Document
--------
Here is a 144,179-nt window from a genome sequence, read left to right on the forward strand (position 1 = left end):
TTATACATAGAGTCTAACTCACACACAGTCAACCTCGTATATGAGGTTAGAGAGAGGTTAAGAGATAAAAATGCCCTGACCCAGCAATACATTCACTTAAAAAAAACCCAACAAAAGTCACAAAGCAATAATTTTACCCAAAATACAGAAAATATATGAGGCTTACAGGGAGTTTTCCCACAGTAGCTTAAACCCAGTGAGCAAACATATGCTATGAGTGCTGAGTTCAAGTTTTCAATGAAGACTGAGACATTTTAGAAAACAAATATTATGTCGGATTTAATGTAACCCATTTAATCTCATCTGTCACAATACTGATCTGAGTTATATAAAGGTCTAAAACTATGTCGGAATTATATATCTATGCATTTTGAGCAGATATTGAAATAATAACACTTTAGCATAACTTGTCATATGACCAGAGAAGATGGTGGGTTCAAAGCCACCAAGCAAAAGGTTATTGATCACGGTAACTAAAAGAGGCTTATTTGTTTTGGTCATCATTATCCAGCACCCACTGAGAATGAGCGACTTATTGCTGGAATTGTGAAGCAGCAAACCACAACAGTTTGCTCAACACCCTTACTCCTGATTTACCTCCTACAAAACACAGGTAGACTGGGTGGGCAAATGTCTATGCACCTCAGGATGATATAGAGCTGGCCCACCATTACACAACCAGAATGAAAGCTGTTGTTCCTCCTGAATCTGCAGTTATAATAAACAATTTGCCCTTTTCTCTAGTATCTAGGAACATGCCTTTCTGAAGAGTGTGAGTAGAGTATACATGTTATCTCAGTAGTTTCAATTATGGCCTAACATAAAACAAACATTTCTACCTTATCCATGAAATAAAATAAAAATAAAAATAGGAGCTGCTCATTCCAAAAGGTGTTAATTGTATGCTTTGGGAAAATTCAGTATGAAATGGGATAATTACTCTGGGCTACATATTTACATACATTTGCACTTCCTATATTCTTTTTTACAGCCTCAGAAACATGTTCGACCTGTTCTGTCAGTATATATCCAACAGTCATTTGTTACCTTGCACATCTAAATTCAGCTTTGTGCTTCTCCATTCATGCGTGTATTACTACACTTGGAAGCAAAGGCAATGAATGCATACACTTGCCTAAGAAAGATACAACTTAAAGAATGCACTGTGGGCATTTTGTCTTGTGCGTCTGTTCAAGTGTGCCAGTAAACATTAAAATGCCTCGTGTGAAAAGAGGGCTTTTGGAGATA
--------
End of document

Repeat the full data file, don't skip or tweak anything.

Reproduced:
Here is a 144,179-nt window from a genome sequence, read left to right on the forward strand (position 1 = left end):
TTATACATAGAGTCTAACTCACACACAGTCAACCTCGTATATGAGGTTAGAGAGAGGTTAAGAGATAAAAATGCCCTGACCCAGCAATACATTCACTTAAAAAAAACCCAACAAAAGTCACAAAGCAATAATTTTACCCAAAATACAGAAAATATATGAGGCTTACAGGGAGTTTTCCCACAGTAGCTTAAACCCAGTGAGCAAACATATGCTATGAGTGCTGAGTTCAAGTTTTCAATGAAGACTGAGACATTTTAGAAAACAAATATTATGTCGGATTTAATGTAACCCATTTAATCTCATCTGTCACAATACTGATCTGAGTTATATAAAGGTCTAAAACTATGTCGGAATTATATATCTATGCATTTTGAGCAGATATTGAAATAATAACACTTTAGCATAACTTGTCATATGACCAGAGAAGATGGTGGGTTCAAAGCCACCAAGCAAAAGGTTATTGATCACGGTAACTAAAAGAGGCTTATTTGTTTTGGTCATCATTATCCAGCACCCACTGAGAATGAGCGACTTATTGCTGGAATTGTGAAGCAGCAAACCACAACAGTTTGCTCAACACCCTTACTCCTGATTTACCTCCTACAAAACACAGGTAGACTGGGTGGGCAAATGTCTATGCACCTCAGGATGATATAGAGCTGGCCCACCATTACACAACCAGAATGAAAGCTGTTGTTCCTCCTGAATCTGCAGTTATAATAAACAATTTGCCCTTTTCTCTAGTATCTAGGAACATGCCTTTCTGAAGAGTGTGAGTAGAGTATACATGTTATCTCAGTAGTTTCAATTATGGCCTAACATAAAACAAACATTTCTACCTTATCCATGAAATAAAATAAAAATAAAAATAGGAGCTGCTCATTCCAAAAGGTGTTAATTGTATGCTTTGGGAAAATTCAGTATGAAATGGGATAATTACTCTGGGCTACATATTTACATACATTTGCACTTCCTATATTCTTTTTTACAGCCTCAGAAACATGTTCGACCTGTTCTGTCAGTATATATCCAACAGTCATTTGTTACCTTGCACATCTAAATTCAGCTTTGTGCTTCTCCATTCATGCGTGTATTACTACACTTGGAAGCAAAGGCAATGAATGCATACACTTGCCTAAGAAAGATACAACTTAAAGAATGCACTGTGGGCATTTTGTCTTGTGCGTCTGTTCAAGTGTGCCAGTAAACATTAAAATGCCTCGTGTGAAAAGAGGGCTTTTGGAGATA